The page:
Ovarian Masses

• Commonest in young women
• Occur during normal ovarian cycle
• May occur in
– Ovulation induction – Premature females infants – Women with trophoblastic disease. a) Follicular
• Lined by granulosa cells
• Results from
– non-rupture of a dominant follicle – failure of atresia in a non-dominant follicle. – May resolve or enlarge even unto 10cm – Occasionally may continue production oestrogens o Menstrual disturbances
o Endometrial hyperplasia
b) Luteal
• Less common
• More likely to present with intraperitoneal bleeding
• Referred to as cysts if more than 3cm diameter.
2. BENIGN GERM CELL TUMOURS • Among commonest tumours (ovarian) in women less than 30yrs
• Only 2 – 3% malignant but in under 20s
o 1/3 may be malignant
• May contain all the three germ cell layers (ectoderm, mesoderm and endoderm)
• Differentiation into extraembryonic tissues – ovarian choricarcinoma or endodermal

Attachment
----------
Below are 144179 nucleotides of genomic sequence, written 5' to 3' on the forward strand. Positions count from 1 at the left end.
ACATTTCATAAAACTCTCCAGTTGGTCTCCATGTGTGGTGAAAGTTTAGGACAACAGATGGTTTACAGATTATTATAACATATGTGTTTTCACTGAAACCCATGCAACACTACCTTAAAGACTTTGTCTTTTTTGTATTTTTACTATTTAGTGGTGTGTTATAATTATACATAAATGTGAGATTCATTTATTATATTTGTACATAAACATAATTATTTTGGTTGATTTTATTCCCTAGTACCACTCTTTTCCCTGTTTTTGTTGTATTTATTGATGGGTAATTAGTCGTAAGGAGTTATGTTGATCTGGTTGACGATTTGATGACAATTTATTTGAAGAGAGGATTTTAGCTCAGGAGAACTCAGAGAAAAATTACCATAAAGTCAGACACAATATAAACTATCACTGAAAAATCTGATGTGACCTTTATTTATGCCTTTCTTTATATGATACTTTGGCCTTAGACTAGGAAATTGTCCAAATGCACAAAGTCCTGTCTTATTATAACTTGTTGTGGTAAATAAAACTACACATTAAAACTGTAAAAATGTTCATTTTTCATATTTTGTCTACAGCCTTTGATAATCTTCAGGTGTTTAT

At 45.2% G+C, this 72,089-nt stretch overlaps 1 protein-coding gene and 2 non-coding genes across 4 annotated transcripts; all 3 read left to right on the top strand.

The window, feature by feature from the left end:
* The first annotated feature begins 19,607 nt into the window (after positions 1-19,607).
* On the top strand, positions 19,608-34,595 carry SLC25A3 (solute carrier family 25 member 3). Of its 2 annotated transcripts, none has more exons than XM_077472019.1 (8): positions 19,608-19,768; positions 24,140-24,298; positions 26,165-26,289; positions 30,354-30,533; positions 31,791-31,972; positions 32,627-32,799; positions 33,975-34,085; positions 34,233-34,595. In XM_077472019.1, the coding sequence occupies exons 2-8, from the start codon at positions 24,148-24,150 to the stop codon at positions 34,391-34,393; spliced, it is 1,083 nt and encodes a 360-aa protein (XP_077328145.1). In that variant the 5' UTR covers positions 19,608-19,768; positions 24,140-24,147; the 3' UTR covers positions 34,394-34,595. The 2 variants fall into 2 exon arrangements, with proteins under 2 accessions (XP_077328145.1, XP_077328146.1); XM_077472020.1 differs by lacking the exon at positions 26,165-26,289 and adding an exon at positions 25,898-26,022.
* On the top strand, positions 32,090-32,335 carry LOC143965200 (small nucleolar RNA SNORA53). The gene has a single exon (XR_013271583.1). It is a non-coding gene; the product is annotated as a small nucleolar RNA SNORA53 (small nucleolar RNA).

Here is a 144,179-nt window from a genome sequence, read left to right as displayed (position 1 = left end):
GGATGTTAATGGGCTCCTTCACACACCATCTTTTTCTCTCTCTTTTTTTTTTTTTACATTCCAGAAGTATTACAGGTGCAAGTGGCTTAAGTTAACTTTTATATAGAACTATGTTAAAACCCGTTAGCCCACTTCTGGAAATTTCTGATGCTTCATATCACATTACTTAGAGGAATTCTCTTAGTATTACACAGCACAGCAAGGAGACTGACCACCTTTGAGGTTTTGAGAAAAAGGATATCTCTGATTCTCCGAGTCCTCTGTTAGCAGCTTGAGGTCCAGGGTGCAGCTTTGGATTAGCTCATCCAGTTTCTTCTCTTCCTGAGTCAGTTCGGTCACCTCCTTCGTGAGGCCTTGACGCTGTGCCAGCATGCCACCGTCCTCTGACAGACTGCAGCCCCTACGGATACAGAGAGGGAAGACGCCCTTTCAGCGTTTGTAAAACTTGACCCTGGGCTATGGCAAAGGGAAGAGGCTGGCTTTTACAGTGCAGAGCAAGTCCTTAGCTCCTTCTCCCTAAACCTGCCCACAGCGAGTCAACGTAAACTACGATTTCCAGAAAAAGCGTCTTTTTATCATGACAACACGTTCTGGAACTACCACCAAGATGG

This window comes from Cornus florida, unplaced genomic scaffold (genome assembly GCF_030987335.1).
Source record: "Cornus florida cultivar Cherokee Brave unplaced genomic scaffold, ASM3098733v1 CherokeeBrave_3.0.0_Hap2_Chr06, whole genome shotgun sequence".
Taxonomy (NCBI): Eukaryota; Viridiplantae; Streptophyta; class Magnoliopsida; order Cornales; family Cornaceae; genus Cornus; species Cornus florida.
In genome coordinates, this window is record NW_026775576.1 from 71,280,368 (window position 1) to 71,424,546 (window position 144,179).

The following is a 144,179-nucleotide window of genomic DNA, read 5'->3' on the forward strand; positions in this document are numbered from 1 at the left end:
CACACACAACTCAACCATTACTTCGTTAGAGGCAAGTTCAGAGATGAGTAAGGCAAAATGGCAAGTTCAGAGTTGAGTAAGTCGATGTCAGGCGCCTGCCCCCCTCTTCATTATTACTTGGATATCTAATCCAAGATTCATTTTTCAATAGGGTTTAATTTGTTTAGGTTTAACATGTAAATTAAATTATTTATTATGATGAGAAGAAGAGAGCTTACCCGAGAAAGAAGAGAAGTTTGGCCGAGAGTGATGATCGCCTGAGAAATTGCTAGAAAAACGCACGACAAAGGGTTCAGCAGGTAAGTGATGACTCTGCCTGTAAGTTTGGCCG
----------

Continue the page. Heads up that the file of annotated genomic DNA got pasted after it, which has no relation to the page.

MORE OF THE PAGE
sinus tumour • Without differentiation – dysgerminoma
a) Dermoid cyst (mature cystic teratoma) • Results from differentiation into embryonic tissues
• Accounts for around 40% of all ovarian neoplasms
• Commonest in young women, median age 30yrs.
• Bilateral in about 11% of cases
• Usually unilocular and less than 15cm diameter and with ectodermal structures
predominant. – ectodermal – lined by epithelium and has skin appendages, teeth, sebaceous material, hair and nervous tissue. – Endodermal – thyroid, bronchus, intestine, struma ovarii – tumours predominantly
thyroid tissue. 5.6% – hyperthyroid – Carcinoid – some thyroid tissue – Mesodermal – bone, cartilage and smooth muscle. • Majority asymptomatic
• Complications – acute abdomen